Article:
As detailed in his plea agreement, Martin retained the stolen documents and other classified information at his residence and in his vehicle. Martin knew that the hard copy and digital documents stolen from his workplace contained classified information that related to the national defense and that he was never authorized to retain these documents at his residence or in his vehicle. Martin admitted that he also knew that the unauthorized removal of these materials risked their disclosure, which would be damaging to the national security of the United States and highly useful to its adversaries.
In court documents and at today’s sentencing hearing, the government noted that crimes such as Martin’s not only create a risk of unauthorized disclosure of, or access to, highly classified information, but often require the government to treat the stolen material as compromised, resulting in the government having to take remedial actions including changing or abandoning national security programs. In addition, Martin’s criminal conduct caused the government to expend substantial investigative and analytical resources. The diversion of those resources resulted in significant costs.
Assistant Attorney General for National Security John C. Demers and United States Attorney Robert K. Hur commended the FBI for its work in the investigation and thanked the National Security Agency for its assistance. Mr. Hur and Mr. Demers thanked Assistant U.S. Attorneys Zachary A. Myers and Harvey E. Eisenberg, and Trial Attorney David Aaron of the National Security Division’s Counterintelligence and Export Control Section, who prosecuted the case.
Monday, July 22, 2019
My Washington Times Review Of 'American Predator: The Hunt For The Most Meticulous Serial Killer Of The 21st Century'
The Washington Times published my review of American Predator: The Hunt for the Most Meticulous Serial Killer of the 21st Century.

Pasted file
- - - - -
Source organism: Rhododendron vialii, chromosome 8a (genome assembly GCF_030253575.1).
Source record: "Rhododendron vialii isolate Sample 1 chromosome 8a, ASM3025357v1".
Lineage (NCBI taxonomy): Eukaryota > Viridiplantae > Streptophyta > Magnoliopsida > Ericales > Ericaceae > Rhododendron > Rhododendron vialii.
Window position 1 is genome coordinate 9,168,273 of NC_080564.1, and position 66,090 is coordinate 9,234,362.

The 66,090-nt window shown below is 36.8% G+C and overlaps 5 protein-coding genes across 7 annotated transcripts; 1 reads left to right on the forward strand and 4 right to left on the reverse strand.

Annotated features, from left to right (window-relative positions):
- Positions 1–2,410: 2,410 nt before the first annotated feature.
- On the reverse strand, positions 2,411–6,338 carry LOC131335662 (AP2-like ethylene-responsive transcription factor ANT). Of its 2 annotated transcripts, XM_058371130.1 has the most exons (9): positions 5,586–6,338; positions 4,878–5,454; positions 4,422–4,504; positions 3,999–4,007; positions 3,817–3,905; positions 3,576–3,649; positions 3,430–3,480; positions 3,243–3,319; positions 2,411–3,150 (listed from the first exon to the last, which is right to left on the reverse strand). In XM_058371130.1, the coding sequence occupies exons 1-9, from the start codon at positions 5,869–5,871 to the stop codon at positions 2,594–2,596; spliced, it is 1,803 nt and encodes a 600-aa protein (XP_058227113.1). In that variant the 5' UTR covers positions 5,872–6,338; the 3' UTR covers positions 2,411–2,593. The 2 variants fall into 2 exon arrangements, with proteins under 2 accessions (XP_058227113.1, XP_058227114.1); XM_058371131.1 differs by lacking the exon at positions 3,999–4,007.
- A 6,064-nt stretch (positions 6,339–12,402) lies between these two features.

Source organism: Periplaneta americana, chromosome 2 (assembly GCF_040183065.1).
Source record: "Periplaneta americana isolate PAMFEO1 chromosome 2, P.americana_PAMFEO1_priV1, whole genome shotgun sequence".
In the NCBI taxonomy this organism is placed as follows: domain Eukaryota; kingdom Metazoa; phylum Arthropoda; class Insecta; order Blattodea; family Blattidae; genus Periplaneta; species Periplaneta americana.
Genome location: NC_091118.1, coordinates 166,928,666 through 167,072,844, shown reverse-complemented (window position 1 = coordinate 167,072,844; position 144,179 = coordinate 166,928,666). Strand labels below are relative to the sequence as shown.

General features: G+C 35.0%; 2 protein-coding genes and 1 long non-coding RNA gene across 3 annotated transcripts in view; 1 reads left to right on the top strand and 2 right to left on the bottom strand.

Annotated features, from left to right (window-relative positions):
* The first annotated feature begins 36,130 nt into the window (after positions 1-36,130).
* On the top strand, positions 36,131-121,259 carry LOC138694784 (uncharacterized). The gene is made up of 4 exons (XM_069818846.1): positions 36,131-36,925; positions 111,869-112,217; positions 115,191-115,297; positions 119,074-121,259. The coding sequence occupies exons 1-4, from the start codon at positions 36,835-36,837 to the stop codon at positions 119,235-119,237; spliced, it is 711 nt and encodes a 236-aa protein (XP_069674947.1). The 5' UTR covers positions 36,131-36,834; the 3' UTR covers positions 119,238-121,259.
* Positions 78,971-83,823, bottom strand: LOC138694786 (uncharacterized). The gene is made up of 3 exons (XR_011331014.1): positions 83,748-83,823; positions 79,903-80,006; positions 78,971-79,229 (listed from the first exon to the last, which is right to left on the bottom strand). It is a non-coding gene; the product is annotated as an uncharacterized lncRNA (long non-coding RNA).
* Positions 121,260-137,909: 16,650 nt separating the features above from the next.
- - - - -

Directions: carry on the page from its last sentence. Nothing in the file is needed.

Serial killers like Ted Bundy and Jeffrey Dahmer are mostly well known to the general public, but one serial killer, Israel Keyes, an organized and well-traveled predator, is likely not as well known.
Maureen Callahan’s book, “American Predator: The Hunt for the Most Meticulous Serial Killer of the 21st Century,” may change that.
“The rarest form of murder is serial. Despite what we see on “CSI” or “Mindhunters” or the films and procedurals that dominate popular culture, people who kill randomly and for no reason are extremely uncommon. Its why they loom so large in our collective mindscape,” Ms. Callahan writes in the preface of her book. “It’s also why many of us think we know of every such American killer. But the subject of this book was unlike anything the FBI had ever encountered. He was a new kind of monster, likely responsible for the greatest string of unsolved disappearances and murders in modern American history.
“And you have probably never heard of him.”
A big, strong man, Israel Keyes killed at random as he traveled across the country, even to Alaska. He buried his “kill kits,” which included cash, guns, and body-disposal tools, at various locations in the states that he passed through and/or lived. He had no particular M.O., and he covered his tracks well. He killed at least 11 people, but no one knows the exact number of his victims.
You can read the rest of the review via the below link:
Sunday, July 21, 2019
On the anniversary of the late, great writer Ernest Hemingway’s birthday, below are some of his most famous thoughts on life and being a writer:
In The Old Man and the Sea, Hemingway has his character Santiago say, “A man can be destroyed but not defeated.”
The world breaks everyone, and afterwards, many are strong at the broken places.
The most painful thing is losing yourself in the process of loving someone too much, and forgetting that you are special too.
There is nothing noble in being superior to your fellow man; true nobility is being superior to your former self.
All good books are alike in that they are truer than if they had really happened and after you are finished reading one you will feel that all that happened to you and afterwards it all belongs to you: the good and the bad, the ecstasy, the remorse and sorrow, the people and the places and how the weather was. If you can get so that you can give that to people, then you are a writer.